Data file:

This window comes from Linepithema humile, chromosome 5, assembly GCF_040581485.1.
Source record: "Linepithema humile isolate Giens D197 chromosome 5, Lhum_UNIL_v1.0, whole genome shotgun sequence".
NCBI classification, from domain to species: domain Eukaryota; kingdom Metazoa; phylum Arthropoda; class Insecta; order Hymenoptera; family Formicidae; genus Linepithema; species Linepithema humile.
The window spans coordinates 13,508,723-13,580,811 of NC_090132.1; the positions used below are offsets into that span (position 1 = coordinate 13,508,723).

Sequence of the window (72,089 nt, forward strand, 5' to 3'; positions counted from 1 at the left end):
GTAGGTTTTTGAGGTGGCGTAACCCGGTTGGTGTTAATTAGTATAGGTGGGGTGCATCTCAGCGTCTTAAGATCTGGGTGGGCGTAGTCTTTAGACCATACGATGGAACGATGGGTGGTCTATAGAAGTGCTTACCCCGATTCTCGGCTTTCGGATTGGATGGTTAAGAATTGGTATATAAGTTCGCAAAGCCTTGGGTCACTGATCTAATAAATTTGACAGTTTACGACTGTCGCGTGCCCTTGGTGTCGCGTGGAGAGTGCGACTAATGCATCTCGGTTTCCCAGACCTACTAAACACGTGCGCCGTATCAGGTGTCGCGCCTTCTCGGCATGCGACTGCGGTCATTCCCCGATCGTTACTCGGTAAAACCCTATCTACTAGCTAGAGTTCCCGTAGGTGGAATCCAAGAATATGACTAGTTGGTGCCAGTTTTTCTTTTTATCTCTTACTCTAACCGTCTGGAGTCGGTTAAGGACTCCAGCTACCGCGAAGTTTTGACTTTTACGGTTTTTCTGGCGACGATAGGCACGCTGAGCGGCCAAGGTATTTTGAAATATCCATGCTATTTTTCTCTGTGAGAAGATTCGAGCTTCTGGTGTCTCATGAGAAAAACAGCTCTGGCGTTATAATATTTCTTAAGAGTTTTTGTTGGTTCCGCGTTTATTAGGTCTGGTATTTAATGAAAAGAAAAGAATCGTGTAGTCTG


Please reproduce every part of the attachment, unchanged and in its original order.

This window comes from Linepithema humile, chromosome 5, assembly GCF_040581485.1.
Source record: "Linepithema humile isolate Giens D197 chromosome 5, Lhum_UNIL_v1.0, whole genome shotgun sequence".
NCBI classification, from domain to species: domain Eukaryota; kingdom Metazoa; phylum Arthropoda; class Insecta; order Hymenoptera; family Formicidae; genus Linepithema; species Linepithema humile.
The window spans coordinates 13,508,723-13,580,811 of NC_090132.1; the positions used below are offsets into that span (position 1 = coordinate 13,508,723).

Sequence of the window (72,089 nt, forward strand, 5' to 3'; positions counted from 1 at the left end):
GTAGGTTTTTGAGGTGGCGTAACCCGGTTGGTGTTAATTAGTATAGGTGGGGTGCATCTCAGCGTCTTAAGATCTGGGTGGGCGTAGTCTTTAGACCATACGATGGAACGATGGGTGGTCTATAGAAGTGCTTACCCCGATTCTCGGCTTTCGGATTGGATGGTTAAGAATTGGTATATAAGTTCGCAAAGCCTTGGGTCACTGATCTAATAAATTTGACAGTTTACGACTGTCGCGTGCCCTTGGTGTCGCGTGGAGAGTGCGACTAATGCATCTCGGTTTCCCAGACCTACTAAACACGTGCGCCGTATCAGGTGTCGCGCCTTCTCGGCATGCGACTGCGGTCATTCCCCGATCGTTACTCGGTAAAACCCTATCTACTAGCTAGAGTTCCCGTAGGTGGAATCCAAGAATATGACTAGTTGGTGCCAGTTTTTCTTTTTATCTCTTACTCTAACCGTCTGGAGTCGGTTAAGGACTCCAGCTACCGCGAAGTTTTGACTTTTACGGTTTTTCTGGCGACGATAGGCACGCTGAGCGGCCAAGGTATTTTGAAATATCCATGCTATTTTTCTCTGTGAGAAGATTCGAGCTTCTGGTGTCTCATGAGAAAAACAGCTCTGGCGTTATAATATTTCTTAAGAGTTTTTGTTGGTTCCGCGTTTATTAGGTCTGGTATTTAATGAAAAGAAAAGAATCGTGTAGTCTG